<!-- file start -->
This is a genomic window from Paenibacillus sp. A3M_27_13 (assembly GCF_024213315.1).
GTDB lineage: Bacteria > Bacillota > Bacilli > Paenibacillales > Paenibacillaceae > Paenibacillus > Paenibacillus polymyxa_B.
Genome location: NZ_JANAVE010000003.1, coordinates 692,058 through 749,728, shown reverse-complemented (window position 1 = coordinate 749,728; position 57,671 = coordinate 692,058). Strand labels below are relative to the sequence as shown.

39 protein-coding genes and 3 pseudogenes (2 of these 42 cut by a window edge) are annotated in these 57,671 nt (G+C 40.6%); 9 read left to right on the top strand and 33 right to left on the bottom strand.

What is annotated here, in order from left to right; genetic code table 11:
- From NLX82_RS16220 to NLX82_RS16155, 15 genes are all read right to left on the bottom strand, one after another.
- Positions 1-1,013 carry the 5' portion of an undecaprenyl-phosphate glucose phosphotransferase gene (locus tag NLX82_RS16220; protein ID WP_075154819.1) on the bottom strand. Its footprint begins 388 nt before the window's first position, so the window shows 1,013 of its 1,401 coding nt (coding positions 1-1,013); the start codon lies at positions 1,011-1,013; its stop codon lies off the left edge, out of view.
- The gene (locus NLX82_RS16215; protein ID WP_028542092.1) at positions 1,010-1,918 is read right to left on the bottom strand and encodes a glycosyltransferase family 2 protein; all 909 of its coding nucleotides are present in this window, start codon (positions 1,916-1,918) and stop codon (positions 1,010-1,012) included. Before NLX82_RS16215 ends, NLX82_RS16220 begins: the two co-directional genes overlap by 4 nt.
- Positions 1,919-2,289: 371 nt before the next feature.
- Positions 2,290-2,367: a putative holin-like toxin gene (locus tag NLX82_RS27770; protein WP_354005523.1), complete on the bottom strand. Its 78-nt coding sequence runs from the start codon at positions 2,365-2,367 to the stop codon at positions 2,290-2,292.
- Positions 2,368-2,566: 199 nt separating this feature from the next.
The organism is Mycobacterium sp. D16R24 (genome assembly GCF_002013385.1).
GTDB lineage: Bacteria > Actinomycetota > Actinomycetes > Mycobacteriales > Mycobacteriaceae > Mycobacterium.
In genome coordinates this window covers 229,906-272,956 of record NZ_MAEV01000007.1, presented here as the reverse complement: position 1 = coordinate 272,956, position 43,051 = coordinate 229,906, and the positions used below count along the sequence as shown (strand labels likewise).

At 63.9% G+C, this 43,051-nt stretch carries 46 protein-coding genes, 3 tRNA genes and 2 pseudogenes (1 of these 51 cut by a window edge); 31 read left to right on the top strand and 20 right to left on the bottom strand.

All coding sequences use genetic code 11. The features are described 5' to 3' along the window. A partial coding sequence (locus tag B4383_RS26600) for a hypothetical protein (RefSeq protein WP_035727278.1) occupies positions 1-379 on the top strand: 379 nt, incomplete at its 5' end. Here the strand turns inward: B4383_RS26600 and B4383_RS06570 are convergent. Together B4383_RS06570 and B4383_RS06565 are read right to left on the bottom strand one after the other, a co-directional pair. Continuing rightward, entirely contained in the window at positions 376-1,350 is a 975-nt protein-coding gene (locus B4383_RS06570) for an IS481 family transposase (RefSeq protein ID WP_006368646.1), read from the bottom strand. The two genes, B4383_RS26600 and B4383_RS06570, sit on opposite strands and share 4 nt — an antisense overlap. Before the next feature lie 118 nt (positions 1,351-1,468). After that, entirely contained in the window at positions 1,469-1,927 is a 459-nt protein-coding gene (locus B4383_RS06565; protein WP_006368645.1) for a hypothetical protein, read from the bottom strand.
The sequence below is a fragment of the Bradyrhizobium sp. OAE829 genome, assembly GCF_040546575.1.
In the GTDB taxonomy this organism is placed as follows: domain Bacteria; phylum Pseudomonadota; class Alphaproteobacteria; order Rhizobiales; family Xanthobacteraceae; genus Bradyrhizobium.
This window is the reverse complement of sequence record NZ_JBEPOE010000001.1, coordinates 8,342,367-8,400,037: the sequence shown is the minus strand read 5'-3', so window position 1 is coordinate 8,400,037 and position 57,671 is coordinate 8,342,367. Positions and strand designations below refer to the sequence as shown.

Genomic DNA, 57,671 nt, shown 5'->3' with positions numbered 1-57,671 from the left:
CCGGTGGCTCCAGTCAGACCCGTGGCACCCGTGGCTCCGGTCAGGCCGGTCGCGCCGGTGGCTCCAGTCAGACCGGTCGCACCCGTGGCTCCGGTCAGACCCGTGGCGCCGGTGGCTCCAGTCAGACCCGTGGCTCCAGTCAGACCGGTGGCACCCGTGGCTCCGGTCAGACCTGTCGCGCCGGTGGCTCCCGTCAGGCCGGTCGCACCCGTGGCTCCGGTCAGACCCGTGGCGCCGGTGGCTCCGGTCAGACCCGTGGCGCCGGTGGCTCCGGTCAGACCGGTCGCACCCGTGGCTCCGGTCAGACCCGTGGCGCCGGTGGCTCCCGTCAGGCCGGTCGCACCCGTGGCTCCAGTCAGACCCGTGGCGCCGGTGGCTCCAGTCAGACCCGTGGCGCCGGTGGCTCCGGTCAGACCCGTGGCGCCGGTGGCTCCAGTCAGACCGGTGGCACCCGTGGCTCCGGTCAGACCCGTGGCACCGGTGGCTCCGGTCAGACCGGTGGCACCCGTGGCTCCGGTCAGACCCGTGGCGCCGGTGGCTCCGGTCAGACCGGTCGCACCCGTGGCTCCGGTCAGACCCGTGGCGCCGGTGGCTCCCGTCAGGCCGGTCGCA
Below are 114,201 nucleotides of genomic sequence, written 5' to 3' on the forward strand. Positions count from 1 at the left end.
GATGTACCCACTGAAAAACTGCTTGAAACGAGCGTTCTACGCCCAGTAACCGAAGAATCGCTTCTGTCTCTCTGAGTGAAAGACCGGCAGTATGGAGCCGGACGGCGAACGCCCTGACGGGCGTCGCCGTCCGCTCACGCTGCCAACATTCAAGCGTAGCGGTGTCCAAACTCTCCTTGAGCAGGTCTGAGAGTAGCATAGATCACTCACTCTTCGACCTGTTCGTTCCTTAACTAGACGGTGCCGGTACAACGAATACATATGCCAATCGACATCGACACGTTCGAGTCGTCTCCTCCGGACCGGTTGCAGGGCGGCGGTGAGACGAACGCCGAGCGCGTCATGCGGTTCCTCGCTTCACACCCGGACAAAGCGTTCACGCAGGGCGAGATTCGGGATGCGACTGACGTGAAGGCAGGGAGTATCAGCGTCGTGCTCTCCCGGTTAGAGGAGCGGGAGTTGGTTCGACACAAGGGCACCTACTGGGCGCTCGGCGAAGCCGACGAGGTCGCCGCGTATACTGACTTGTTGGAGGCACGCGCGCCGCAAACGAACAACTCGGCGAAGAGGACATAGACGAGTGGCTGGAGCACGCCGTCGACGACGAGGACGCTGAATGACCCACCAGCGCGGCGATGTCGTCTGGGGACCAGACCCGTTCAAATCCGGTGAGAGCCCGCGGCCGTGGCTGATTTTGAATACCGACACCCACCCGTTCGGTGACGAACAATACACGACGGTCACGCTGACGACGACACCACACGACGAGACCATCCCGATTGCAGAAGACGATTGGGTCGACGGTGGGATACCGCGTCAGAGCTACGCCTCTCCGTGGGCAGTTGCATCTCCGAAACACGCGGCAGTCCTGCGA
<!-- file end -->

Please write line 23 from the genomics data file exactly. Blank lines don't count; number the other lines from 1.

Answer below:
GATGTACCCACTGAAAAACTGCTTGAAACGAGCGTTCTACGCCCAGTAACCGAAGAATCGCTTCTGTCTCTCTGAGTGAAAGACCGGCAGTATGGAGCCGGACGGCGAACGCCCTGACGGGCGTCGCCGTCCGCTCACGCTGCCAACATTCAAGCGTAGCGGTGTCCAAACTCTCCTTGAGCAGGTCTGAGAGTAGCATAGATCACTCACTCTTCGACCTGTTCGTTCCTTAACTAGACGGTGCCGGTACAACGAATACATATGCCAATCGACATCGACACGTTCGAGTCGTCTCCTCCGGACCGGTTGCAGGGCGGCGGTGAGACGAACGCCGAGCGCGTCATGCGGTTCCTCGCTTCACACCCGGACAAAGCGTTCACGCAGGGCGAGATTCGGGATGCGACTGACGTGAAGGCAGGGAGTATCAGCGTCGTGCTCTCCCGGTTAGAGGAGCGGGAGTTGGTTCGACACAAGGGCACCTACTGGGCGCTCGGCGAAGCCGACGAGGTCGCCGCGTATACTGACTTGTTGGAGGCACGCGCGCCGCAAACGAACAACTCGGCGAAGAGGACATAGACGAGTGGCTGGAGCACGCCGTCGACGACGAGGACGCTGAATGACCCACCAGCGCGGCGATGTCGTCTGGGGACCAGACCCGTTCAAATCCGGTGAGAGCCCGCGGCCGTGGCTGATTTTGAATACCGACACCCACCCGTTCGGTGACGAACAATACACGACGGTCACGCTGACGACGACACCACACGACGAGACCATCCCGATTGCAGAAGACGATTGGGTCGACGGTGGGATACCGCGTCAGAGCTACGCCTCTCCGTGGGCAGTTGCATCTCCGAAACACGCGGCAGTCCTGCGA